HC Deb 05 February 1980 vol 978 cc211-4
1. Mr. Gwilym Roberts

asked the Secretary of State for Education and Science what representations he has received to date on the effects of financial cuts on education provision.

The Secretary of State for Education and Science (Mr. Mark Carlisle)

I have met deputations from all the main teacher unions, the Committee of Vice-Chancellors and Principals of Universities of the United Kingdom and from the TUC. I have also met the Archbishop of Westminster and other Church leaders; and I have received many letters from individuals and representatives of local interests, either direct or through hon. Members.

Mr. Roberts

Will the right hon. and learned Gentleman accept that the widely held view in education circles is that the cuts, in conjunction with the Education (No. 2) Bill, will seriously damage mandatory educational provision? It will devastate the non-mandatory sector and abolish virtually all educational welfare provisions such as school meals. Does the right hon. and learned Gentleman agree that the industrial action that is being taken today by teachers is a reflection of the real concern felt by them, if not by all Conservative Members.

Hon. Members

Too long.

Mr. Speaker

Order. Hon. Members must be patient. That is a short question in North Wales.

Mr. Carlisle

The hon. Gentleman will not be surprised to hear that I do not accept a word of what he says. The reductions in expenditure are necessary. I believe that they can be achieved without causing damage in the way that the hon. Gentleman suggests. With regard to his comment about teachers, I hope very much that before they consider taking action of any kind they will consider the effect of that action on the children they teach.

Mr. Montgomery

Is my right hon. and learned Friend aware that today in Trafford, because of cuts in education, the National Union of Teachers has decided to take limited strike action, despite the fact that the council was prepared last Friday to make concessions? The education of children in Trafford is suffering. Is there any move that can be made to restore full-time teaching in the schools of Trafford?

Mr. Carlisle

It is for the Trafford local education authority to decide the way in which it makes reductions in public expenditure. I repeat that I very much regret any action taken by the National Union of Teachers, or any other teaching body, that will harm the educational opportunities of children.

Mr. Kinnock

Will the right hon. and learned Gentleman take advantage of this Question Time to announce what changes he proposes to make to clause 23 of the Education (No. 2) Bill to prevent new impositions on parents? Is he aware that if he does not make substantial changes in this respect he will render denominational choice ineffectual in many schools, impose new impoverishment upon parents who are already demonstrably poor and make it impossible for many parents to afford to send their children to school in rural areas?

Mr. Carlisle

No, Sir, I shall not do that at this stage. However, I have made it clear that I shall consider whether it is necessary to put down any amendments on Report. As the hon. Gentleman knows, the Report stage is likely to be taken during the early part of next week. I can add only two other comments. First, it is not the intention of the Government in any way to damage the interests of denominational schools. Secondly, the answer to the hon. Gentleman's comment about poor children is that under our proposals local education authorities have power to remit any charges that they may make in any cases which they think are appropriate.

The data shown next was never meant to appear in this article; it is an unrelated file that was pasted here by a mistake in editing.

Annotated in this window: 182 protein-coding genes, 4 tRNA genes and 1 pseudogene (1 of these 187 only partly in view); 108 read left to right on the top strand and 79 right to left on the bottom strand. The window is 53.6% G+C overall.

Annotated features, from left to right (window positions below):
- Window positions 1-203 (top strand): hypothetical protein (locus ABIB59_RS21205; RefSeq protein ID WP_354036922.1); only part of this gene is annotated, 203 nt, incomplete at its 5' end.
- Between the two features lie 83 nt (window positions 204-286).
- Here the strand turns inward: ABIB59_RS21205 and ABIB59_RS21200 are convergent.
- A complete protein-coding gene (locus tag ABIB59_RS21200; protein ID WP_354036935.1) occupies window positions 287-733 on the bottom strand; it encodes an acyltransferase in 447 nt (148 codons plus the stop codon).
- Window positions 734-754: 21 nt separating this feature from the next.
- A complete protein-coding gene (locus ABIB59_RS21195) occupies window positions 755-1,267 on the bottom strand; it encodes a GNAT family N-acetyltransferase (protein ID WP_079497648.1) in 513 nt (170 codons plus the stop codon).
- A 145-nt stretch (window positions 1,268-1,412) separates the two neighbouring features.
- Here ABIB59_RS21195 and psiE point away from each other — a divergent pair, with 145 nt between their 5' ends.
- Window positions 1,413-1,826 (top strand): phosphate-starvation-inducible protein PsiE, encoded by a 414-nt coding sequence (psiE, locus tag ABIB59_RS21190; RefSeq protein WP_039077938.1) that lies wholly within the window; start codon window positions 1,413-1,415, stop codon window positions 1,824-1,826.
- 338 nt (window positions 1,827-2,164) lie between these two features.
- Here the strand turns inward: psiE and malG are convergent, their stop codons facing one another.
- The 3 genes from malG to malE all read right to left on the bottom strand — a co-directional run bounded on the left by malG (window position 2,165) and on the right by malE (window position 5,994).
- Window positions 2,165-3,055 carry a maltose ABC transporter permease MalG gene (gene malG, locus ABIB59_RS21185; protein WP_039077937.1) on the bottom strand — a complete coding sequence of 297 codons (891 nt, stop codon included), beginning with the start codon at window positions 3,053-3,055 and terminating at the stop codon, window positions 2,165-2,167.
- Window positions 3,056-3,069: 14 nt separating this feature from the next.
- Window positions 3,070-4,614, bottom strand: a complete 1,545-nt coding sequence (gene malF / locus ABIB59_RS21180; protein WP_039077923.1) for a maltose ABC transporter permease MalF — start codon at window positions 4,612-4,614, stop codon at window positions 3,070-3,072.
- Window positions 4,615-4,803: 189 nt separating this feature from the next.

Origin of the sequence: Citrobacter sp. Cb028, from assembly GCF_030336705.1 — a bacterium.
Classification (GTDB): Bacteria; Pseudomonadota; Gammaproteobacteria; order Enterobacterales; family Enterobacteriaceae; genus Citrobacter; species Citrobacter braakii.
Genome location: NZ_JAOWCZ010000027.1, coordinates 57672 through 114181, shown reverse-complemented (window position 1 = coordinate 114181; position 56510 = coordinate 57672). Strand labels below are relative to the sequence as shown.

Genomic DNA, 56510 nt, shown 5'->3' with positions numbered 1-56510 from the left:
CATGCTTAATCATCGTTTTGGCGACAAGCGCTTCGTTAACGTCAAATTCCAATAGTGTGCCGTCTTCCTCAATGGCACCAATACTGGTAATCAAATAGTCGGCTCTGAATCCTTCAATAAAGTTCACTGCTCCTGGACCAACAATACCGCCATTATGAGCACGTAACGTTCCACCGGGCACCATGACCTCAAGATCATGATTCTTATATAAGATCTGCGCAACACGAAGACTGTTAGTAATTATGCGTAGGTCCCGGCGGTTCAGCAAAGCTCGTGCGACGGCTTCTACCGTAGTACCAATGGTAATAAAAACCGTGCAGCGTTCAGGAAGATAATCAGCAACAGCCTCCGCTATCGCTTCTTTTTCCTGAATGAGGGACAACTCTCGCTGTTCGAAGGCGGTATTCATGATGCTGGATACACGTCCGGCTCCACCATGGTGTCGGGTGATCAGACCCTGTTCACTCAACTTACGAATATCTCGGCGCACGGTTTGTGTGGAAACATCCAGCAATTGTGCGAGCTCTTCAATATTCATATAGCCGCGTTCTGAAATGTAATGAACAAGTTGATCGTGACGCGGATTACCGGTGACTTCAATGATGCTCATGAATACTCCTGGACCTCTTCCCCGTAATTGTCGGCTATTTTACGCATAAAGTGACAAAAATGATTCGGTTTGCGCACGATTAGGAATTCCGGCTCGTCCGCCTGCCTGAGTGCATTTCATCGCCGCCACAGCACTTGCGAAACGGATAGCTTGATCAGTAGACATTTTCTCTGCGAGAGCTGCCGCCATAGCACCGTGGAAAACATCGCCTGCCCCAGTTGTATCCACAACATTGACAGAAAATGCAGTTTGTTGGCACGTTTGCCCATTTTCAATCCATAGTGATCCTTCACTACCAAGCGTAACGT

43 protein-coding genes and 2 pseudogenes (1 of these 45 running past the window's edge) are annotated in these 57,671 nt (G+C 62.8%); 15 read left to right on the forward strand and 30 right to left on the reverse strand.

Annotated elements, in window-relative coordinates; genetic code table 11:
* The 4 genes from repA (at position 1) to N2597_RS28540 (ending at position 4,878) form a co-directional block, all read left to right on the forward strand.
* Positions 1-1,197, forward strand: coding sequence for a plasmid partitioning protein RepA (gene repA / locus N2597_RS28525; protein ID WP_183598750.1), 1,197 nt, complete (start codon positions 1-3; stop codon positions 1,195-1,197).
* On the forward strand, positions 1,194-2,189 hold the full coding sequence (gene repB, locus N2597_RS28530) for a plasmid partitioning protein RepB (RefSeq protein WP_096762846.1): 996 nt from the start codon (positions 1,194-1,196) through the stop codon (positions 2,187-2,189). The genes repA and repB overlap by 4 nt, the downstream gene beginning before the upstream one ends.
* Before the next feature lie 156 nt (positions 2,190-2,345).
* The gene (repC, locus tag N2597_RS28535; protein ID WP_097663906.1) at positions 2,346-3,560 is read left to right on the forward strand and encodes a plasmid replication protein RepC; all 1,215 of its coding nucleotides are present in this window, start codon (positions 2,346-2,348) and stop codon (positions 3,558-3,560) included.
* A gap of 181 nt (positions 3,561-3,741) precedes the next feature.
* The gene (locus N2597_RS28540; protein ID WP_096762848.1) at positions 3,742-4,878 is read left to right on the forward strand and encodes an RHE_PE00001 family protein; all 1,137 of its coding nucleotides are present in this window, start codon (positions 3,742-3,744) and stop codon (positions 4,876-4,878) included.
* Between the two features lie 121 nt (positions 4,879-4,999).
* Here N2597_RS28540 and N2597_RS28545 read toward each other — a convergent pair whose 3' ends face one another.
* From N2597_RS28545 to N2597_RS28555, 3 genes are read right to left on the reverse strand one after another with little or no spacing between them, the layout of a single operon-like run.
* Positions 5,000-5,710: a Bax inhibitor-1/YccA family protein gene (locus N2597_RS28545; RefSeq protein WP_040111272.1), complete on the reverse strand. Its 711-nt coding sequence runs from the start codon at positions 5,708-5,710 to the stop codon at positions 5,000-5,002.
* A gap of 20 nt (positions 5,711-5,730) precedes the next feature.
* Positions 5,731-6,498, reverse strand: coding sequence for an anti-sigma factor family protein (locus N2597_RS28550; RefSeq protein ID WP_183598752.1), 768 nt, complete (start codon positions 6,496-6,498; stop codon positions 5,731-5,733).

Mr. Beith

Since school transport and school meals represent the biggest cuts, what will the Secretary of State say to those authorities which decide not to impose these charges, at least in full measure, especially on country and Catholic children? Will they not have to face more cuts in the classroom as a result?

Mr. Carlisle

Yes, I fear that that is so. The Government have made it clear that, in the interests of the economy as a whole, these reductions in expenditure must be made. I hope that a large proportion can be made out of charging for meals and transport, rather than in the classroom. If local education authorities choose to do it in another way, that is a matter for them. But it follows, I accept, that if they are to make the reductions and choose not to do it in that way, inevitably it must have some greater effect on the standard of education.

Mr. Alan Clark

Will my right hon. and learned Friend take advantage of this opportunity to deny that there is any suggestion of cutting back—still less doing away with—the assisted places scheme? Does he agree that there is a distinction between measures designed to improve the economy and those designed to take advantage of that improvement?

Mr. Carlisle

I should like to make it absolutely clear to my hon. Friend that the provisions for the assisted places scheme are in the Education (No. 2) Bill that is going through the House. It is my intention that it should start as proposed, but I have always made it clear that the timing and the extent of its implementation must be left in my hands.

Mr. Golding

Is the Minister aware that the sale by the Staffordshire county council of the land in Llandudno on which the Blackfriars school for the disabled has its holiday caravan is an absolute disgrace? Will he issue directions to counties not to take the consequences of these cuts out on the disabled?

Mr. Carlisle

I am sure that the hon. Gentleman will accept that that is an extremely detailed question, of which I must ask him to give me notice. If he cares to write to me about that matter I shall look into it.